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Wii-Fit is going to be big. Regardless of this review, the wider press reception, or even the adoption of hard-core gamers, it will be the story of 2008. This will all be driven by mums, dads, kids and even grand parents who will all discover the joys of a fitting follow up to Wii-Sports. What's more, after happily spending GBP 179.99 to play Tennis, Golf, Boxing and the rest, Wii-Fit's GBP 69.99 price tag will seem like a bargain.
This inevitable success would be hard to swallow for gamers, were it not for the superb implementation, pitch perfect Wii aesthetic and sheer level of fun in this game. Many will no doubt bemoan another games corporation raking in huge amounts of money from gamers. But anyone who steps onto the Balance Board will soon admit that it is hard not to fall in love with the Wii's latest accessory. Hey, at least it's not just another plastic shell (following Zapper and Wheel); this thing has some serious electronics within.
As soon as the kit is out of the box you can tell this is a high quality device. It feels solid and reassuringly robust. Although it is apparently not quite up to being danced upon, it certain feels like it will survive a lot of hard use. Perhaps this is just as well because if our first few weeks of reviewing it are anything to go by, it will be seeing a lot of hard service. Friends and family of all shapes and sizes seem keen to get on and have a go.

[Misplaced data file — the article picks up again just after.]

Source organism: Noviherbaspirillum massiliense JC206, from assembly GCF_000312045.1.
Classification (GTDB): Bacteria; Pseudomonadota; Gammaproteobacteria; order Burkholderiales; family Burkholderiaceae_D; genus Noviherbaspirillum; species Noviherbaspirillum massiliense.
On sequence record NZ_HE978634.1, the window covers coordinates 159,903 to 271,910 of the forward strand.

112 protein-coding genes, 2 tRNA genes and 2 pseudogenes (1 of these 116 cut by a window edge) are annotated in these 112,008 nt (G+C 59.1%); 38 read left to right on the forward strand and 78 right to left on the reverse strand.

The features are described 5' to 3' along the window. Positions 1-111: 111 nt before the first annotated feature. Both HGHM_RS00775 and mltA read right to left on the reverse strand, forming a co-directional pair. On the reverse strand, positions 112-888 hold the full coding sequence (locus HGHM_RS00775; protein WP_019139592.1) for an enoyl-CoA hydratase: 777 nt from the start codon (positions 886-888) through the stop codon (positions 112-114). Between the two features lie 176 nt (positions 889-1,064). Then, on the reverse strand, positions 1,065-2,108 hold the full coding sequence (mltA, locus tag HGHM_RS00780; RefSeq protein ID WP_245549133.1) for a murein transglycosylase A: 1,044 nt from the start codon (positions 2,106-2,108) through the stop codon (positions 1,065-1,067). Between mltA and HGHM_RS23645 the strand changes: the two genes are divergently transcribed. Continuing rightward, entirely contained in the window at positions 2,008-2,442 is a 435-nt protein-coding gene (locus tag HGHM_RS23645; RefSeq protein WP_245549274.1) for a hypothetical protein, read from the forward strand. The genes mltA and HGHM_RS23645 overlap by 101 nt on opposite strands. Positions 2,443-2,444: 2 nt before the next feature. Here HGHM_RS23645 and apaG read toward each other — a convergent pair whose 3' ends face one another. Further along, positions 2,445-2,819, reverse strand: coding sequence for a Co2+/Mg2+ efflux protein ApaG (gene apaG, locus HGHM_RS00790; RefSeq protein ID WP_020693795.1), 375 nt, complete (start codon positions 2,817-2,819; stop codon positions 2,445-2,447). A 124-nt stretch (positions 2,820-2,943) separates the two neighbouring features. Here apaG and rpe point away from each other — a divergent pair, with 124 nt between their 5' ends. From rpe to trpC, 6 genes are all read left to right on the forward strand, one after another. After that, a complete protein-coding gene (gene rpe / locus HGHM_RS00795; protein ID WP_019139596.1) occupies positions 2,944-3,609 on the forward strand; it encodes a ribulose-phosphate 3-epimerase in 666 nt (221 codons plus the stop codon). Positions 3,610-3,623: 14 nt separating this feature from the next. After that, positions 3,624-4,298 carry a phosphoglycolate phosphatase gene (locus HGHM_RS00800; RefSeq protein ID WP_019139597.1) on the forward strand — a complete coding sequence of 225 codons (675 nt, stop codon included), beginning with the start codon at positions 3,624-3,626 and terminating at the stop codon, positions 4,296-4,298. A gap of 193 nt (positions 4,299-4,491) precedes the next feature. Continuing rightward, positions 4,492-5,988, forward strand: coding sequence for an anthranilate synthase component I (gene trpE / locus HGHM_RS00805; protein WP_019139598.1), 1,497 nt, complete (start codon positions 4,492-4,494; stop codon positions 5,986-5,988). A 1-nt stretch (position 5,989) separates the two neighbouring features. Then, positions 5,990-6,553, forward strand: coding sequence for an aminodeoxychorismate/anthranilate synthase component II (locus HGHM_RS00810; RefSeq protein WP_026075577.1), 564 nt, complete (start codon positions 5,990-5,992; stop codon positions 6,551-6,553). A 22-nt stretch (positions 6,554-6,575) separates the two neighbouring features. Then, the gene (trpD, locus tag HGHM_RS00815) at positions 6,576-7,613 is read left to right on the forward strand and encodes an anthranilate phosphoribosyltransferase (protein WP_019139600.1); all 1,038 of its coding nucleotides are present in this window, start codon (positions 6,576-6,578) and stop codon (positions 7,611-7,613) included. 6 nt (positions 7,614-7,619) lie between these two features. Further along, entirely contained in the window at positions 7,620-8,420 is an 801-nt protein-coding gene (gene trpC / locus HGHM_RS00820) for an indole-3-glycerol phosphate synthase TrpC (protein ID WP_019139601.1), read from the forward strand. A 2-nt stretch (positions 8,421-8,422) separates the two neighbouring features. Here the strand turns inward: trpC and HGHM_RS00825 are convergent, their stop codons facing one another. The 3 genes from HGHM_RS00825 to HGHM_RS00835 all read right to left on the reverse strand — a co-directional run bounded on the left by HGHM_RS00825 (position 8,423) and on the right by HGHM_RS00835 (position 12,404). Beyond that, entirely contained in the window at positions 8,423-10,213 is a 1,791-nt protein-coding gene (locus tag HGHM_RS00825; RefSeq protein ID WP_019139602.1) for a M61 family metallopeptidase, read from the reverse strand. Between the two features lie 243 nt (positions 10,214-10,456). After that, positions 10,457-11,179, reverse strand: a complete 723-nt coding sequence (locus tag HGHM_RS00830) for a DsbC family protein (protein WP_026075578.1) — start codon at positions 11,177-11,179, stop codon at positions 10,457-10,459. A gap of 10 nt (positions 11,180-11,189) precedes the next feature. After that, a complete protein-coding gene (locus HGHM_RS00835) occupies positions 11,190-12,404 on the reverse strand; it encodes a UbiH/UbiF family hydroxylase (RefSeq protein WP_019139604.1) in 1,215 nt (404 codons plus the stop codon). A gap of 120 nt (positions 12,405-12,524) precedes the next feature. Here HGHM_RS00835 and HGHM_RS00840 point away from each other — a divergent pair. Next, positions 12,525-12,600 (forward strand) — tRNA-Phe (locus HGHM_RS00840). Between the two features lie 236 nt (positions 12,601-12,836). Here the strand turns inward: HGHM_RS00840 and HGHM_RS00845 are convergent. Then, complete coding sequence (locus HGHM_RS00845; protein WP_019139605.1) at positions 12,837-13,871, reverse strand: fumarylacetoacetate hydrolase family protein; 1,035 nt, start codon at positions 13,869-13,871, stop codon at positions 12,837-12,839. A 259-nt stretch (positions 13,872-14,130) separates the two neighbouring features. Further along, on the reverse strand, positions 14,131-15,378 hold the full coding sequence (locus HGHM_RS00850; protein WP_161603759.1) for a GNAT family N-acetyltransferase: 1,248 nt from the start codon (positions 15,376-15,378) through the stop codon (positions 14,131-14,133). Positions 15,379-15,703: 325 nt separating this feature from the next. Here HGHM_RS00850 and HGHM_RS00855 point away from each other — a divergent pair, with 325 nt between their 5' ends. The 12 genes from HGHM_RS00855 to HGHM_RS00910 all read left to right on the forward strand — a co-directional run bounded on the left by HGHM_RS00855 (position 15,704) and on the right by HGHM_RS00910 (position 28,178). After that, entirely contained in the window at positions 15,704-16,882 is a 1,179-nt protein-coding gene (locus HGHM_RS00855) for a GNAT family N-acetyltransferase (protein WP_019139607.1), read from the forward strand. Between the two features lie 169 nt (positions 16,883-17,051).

Whether it is the device itself, or having its path paved by the Wii-Sports, there seems an incredibly low barrier to entry (once you have stumped up the GBP 69.99 entry fee and have it in your living room. There is real genius here: it perfectly exhibits Nintendo's gaming strategy of serving the mass market. Wii-Fit could easily see the Wii being sold in Sports shops as well as department stores and specialist outlets. It really is an ingenious bit of marketing.
My little boy loved the headers; you stand on the Balance-Board and shift weight from left to right to position your head to hit the ball.
The pre-orders alone are impressive reading. People seem more than happy to pay the reasonably high entry price. Perhaps, having essentially paid GBP 179.99 to play Wii-Sports this seems like a real bargain.
Thankfully, the game behind the hype and concept is just as solid as the Balance-Board itself. The simple positioning of your feet on the board connects your body to the heart of the games machine. It only takes a little bit of experimenting before you realise there are some very clever tricks going on here - so convincing in fact that before long you simply get on with the tasks in hand assuming the Wii can monitor your every move. It's wonderful to watch as a bizarre range of movements are happily followed with just the soles of player's feet connected to the game.